…The Cedar Fire and subsequent burns in 2007 wiped out more than half of the mixed conifer in San Diego County, according to park documents. Cuyamaca [State Park] saw the worst of it. Before the fire, conifers covered about 40 percent of the park, in pine-oak woodlands and mixed conifer forest, [Mike Puzzo, an environmental scientist with the park] said. All but a few stands were incinerated.

A decade later, the alien terrain left after the blaze is recovering to varying degrees. In some spots, such as Fern Flat, charred stumps are surrounded by what Puzzo called a “monoculture” of ceanothus.

In nearby West Mesa, where the fire burned less intensely, signs are more encouraging. Scrub and saplings mingle with 15 to 20 foot oak trees which shot up since the fire. Several miles away, in a meadow near Los Vaqueros, some large pines survived, and new ones are cropping up.

“I think this place is recovering very nicely,” Puzzo said. “This right here is a good representation of what a fire should do. Some is dead, but a lot is still alive.”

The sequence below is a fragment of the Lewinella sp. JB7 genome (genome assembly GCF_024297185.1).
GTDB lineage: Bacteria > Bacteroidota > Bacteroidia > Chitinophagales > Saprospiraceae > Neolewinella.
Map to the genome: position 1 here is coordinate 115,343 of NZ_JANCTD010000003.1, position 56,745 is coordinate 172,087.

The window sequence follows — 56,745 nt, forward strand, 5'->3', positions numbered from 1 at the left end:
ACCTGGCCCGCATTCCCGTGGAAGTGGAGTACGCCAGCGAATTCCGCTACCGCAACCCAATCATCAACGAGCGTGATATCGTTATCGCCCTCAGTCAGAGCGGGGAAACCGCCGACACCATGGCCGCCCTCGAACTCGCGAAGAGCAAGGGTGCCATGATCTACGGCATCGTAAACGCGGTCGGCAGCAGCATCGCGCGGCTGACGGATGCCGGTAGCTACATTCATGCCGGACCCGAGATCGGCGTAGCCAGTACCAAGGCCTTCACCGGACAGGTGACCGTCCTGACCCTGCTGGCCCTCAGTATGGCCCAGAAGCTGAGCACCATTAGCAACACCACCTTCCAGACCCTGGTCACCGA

Sign in the Cedar Fire area
Sign within the Cedar Fire five months after the fire. Photo by Bill Gabbert.

The video below appears to have been shot by a homeowner in Poway as the Cedar fire burned near his home.

Another "Blue Ribbon Task Force" Makes Recommendations in California

concrete Homes sign
A sign installed in Harbison Canyon within the footprint of the 2003 Cedar Fire east of San Diego. The fire burned 273,246 acres and 2,232 homes. Photo by Bill Gabbert, 2004.

The second Blue Ribbon Commission Task Force in California since the fires of 2003 presented its report yesterday about how to deal with large wildland fires in the state. The recommendations include more engines, more aircraft, more firefighters, fire safe construction, and better systems for real time communications and intelligence. Many of these were in the report following the 2003 fires but were not implemented because of the state’s fiscal problems.

Click here to download the 106-page report (788 KB).

Here is how the LA Times began their story on the report:

Three months after massive brush fires burned hundreds of homes across Southern California, a blue-ribbon task force on Friday made dozens of recommendations aimed at improving the response to large-scale blazes.

But many of the proposed measures are similar to those made after the devastating wildfires of 2003 — and many of those were never implemented because there was no money available.

And because the state is in a fiscal crisis, it remains unclear whether the new recommendations will fare any better. Several reports over the last decade have said California needs to increase the number of firefighting aircraft as well as boost the number of firefighters.

UPDATE: January 18, 2018. The links above no longer work, but found a copy of a 2004 Blue Ribbon Report about the 2003 fires. It is a huge 21 MB file.